The Future of International Human Rights Law—Lessons From Russia

26 Pages Posted: 17 Oct 2018

See all articles by Paul B. Stephan

Paul B. Stephan

University of Virginia School of Law

Date Written: October 10, 2018

Abstract

This paper is a contribution to an upcoming issue of Law and Contemporary Problems devoted to work originating in the Conference, “What’s Next for Human Rights Scholarship?” hosted at the University Virginia School of Law in March 2017. It traces the history and development of the concept of international human rights law from the perspective of the Soviet Union and Russia, and links the present empirical turn in human rights scholarship to empirical work on the institutional foundations of the rule of law undertaken by specialists involved in the failed reforms in Russia during the 1990s. It argues that reconsideration of the Russian context brings to light ways to think about the origins of international human rights law, and what its consequences—more unintended than not—have been.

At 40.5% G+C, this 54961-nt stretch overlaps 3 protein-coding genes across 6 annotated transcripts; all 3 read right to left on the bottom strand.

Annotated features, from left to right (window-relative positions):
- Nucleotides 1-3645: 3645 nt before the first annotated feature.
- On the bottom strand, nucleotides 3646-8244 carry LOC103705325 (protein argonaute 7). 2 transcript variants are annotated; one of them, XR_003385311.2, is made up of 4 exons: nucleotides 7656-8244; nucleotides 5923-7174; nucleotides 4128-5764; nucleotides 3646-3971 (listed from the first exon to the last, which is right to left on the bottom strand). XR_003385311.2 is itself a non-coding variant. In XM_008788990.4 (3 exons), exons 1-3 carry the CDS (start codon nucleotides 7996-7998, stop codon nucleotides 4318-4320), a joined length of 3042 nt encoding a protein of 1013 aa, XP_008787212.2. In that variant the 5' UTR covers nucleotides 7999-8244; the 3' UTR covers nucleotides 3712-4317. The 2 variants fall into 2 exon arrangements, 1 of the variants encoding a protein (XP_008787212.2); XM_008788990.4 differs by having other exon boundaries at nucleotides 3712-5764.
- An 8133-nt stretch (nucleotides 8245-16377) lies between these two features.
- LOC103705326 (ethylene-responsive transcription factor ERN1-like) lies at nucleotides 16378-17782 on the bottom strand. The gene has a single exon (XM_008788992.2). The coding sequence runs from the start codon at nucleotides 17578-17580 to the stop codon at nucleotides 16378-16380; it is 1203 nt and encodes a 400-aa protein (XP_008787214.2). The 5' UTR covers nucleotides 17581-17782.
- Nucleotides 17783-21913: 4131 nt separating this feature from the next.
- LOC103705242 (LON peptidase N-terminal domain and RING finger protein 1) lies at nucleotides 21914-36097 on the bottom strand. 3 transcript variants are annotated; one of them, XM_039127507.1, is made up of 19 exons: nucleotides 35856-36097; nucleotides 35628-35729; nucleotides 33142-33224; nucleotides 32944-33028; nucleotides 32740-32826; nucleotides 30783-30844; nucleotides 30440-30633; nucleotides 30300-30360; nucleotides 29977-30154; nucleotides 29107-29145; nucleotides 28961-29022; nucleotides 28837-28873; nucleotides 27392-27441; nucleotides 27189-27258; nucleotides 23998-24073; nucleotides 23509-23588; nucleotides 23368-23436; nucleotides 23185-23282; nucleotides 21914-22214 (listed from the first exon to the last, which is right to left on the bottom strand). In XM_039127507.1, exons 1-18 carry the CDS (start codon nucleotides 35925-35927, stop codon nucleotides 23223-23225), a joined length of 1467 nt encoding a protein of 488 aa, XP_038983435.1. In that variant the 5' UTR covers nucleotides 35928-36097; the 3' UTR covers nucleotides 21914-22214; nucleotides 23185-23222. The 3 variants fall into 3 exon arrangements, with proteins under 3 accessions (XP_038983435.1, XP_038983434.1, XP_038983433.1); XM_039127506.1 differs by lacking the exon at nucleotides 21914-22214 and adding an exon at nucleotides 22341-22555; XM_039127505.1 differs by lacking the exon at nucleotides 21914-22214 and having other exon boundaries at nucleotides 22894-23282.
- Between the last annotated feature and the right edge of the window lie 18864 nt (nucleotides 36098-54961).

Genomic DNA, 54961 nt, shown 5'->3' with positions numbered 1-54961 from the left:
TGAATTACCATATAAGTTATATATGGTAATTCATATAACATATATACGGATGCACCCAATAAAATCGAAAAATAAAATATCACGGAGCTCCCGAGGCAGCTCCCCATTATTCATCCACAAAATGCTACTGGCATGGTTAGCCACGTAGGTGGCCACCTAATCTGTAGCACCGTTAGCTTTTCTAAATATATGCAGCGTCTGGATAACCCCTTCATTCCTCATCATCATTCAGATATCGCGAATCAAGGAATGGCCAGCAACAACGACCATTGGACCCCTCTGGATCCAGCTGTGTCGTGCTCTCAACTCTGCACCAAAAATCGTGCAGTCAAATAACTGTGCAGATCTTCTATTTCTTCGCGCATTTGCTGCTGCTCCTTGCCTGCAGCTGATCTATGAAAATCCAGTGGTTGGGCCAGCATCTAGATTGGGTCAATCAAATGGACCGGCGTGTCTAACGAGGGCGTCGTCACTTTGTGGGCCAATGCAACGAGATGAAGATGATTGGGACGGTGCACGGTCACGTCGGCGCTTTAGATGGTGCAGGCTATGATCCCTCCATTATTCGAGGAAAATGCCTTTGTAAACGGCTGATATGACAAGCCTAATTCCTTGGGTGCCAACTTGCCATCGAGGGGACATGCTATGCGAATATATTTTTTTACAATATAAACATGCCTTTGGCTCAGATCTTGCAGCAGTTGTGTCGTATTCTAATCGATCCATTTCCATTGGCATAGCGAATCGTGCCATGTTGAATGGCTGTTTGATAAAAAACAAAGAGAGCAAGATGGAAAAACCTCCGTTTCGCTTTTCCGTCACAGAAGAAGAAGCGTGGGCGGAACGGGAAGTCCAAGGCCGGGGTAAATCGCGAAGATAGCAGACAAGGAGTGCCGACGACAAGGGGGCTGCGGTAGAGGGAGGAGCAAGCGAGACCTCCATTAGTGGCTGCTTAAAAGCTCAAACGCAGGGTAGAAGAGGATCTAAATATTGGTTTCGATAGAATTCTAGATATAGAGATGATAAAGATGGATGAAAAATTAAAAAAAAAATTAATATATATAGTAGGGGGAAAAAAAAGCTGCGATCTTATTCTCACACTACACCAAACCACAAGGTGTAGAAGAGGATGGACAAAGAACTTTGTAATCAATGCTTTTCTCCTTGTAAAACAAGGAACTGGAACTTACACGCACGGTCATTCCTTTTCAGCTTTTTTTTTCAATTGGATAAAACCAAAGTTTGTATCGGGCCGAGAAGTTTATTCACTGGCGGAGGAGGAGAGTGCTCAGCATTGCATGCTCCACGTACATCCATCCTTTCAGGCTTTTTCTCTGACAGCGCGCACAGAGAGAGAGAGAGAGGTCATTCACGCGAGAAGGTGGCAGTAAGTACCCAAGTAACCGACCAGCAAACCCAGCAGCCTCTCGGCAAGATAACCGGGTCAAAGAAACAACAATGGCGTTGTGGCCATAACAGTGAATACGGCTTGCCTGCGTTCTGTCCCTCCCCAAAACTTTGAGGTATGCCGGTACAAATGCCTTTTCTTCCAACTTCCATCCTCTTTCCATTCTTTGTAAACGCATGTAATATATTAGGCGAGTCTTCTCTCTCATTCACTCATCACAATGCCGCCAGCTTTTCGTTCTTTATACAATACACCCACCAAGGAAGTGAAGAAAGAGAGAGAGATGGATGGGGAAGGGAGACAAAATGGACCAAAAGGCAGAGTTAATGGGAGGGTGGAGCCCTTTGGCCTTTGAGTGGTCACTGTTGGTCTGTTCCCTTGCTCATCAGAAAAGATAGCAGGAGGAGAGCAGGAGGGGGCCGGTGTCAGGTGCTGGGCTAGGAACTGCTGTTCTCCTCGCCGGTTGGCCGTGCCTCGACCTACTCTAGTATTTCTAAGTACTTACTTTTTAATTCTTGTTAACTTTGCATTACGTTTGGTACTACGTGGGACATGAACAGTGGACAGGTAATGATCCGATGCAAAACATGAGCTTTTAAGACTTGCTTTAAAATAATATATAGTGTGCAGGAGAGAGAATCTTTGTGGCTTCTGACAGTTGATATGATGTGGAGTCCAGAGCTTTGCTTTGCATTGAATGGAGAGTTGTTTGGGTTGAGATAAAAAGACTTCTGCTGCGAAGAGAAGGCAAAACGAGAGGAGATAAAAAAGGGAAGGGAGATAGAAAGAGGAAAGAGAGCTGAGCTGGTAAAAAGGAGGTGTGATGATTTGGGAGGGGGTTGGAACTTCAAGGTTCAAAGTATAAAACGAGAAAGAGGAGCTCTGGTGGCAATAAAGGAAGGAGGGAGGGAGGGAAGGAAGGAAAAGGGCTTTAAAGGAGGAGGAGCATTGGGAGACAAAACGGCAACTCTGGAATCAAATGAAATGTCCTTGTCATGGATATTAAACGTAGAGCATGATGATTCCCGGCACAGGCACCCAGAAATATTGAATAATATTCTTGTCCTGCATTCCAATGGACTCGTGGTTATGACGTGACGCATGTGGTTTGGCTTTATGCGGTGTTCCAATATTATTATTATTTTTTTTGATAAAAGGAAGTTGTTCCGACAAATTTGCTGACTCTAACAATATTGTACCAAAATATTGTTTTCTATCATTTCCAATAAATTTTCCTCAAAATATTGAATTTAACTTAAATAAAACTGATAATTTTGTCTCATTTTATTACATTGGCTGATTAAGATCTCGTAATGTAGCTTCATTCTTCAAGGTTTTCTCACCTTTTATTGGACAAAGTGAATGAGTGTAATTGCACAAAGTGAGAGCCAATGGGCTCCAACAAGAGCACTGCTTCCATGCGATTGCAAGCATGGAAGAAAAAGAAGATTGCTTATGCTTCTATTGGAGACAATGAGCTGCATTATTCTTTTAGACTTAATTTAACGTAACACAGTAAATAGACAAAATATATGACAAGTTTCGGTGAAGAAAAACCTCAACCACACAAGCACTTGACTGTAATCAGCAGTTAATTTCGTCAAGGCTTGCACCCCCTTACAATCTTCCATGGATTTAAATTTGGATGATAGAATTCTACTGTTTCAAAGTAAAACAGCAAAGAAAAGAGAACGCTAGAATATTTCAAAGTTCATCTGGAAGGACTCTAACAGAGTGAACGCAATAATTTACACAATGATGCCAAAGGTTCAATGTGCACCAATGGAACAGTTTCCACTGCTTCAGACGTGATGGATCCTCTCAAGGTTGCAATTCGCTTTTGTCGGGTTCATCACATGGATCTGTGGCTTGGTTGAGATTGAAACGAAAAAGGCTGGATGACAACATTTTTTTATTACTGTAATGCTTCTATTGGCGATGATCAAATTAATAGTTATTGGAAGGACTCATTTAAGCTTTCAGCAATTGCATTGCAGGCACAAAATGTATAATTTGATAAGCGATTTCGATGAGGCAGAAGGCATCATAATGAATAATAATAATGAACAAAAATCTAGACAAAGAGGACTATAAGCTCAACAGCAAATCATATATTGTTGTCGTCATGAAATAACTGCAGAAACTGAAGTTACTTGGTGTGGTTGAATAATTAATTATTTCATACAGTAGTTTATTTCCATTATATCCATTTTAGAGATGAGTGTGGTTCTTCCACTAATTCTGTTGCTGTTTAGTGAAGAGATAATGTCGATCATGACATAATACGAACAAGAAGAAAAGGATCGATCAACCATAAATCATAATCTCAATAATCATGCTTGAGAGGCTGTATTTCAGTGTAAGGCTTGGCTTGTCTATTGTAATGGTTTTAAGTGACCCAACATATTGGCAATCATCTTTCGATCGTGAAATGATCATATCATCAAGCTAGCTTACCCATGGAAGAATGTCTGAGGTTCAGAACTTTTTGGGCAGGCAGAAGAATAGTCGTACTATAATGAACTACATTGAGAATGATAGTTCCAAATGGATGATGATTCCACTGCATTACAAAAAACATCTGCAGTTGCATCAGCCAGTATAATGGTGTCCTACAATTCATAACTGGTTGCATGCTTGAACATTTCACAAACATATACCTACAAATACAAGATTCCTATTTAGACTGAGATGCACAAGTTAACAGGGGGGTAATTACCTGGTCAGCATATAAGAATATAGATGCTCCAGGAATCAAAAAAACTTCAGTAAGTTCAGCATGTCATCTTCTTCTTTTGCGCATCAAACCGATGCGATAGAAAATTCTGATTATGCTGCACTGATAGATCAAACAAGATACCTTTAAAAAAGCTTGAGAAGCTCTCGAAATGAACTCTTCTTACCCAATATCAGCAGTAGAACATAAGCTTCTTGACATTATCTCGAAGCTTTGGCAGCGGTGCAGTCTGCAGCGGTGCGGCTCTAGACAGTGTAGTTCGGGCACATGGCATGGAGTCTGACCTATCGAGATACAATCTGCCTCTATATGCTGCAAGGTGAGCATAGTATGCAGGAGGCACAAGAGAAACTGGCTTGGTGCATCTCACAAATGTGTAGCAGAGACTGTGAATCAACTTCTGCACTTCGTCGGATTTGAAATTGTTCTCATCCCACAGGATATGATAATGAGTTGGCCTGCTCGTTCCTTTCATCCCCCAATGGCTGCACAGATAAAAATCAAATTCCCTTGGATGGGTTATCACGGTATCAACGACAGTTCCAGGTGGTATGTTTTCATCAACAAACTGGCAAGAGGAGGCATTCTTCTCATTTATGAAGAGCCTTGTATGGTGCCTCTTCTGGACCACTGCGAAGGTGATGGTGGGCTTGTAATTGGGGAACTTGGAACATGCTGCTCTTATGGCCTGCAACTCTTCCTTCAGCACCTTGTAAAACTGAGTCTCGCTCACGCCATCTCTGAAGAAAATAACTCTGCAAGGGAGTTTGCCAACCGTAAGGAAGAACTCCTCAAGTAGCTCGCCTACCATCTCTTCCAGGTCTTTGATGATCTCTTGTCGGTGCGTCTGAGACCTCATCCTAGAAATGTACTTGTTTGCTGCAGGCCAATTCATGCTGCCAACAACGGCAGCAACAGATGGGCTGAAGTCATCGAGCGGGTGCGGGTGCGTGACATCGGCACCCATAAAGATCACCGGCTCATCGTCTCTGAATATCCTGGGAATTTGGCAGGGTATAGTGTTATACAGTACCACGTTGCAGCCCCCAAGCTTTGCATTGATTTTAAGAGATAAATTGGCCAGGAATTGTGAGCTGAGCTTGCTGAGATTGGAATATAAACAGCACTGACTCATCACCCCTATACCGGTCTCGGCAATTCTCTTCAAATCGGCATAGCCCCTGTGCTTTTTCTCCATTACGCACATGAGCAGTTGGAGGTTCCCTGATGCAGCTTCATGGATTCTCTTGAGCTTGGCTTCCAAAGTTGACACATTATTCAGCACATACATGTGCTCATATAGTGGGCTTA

Keywords: international law, human rights, methodology, Russian law

Suggested Citation

Stephan, Paul B., The Future of International Human Rights Law—Lessons From Russia (October 10, 2018). Law and Contemporary Problems, Forthcoming; Virginia Public Law and Legal Theory Research Paper No. 2018-58. Available at SSRN: https://ssrn.com/abstract=3264333

Paul B. Stephan (Contact Author)

University of Virginia School of Law ( email )

580 Massie Road
Charlottesville, VA 22903
United States
434-924-7098 (Phone)
434-924-7536 (Fax)

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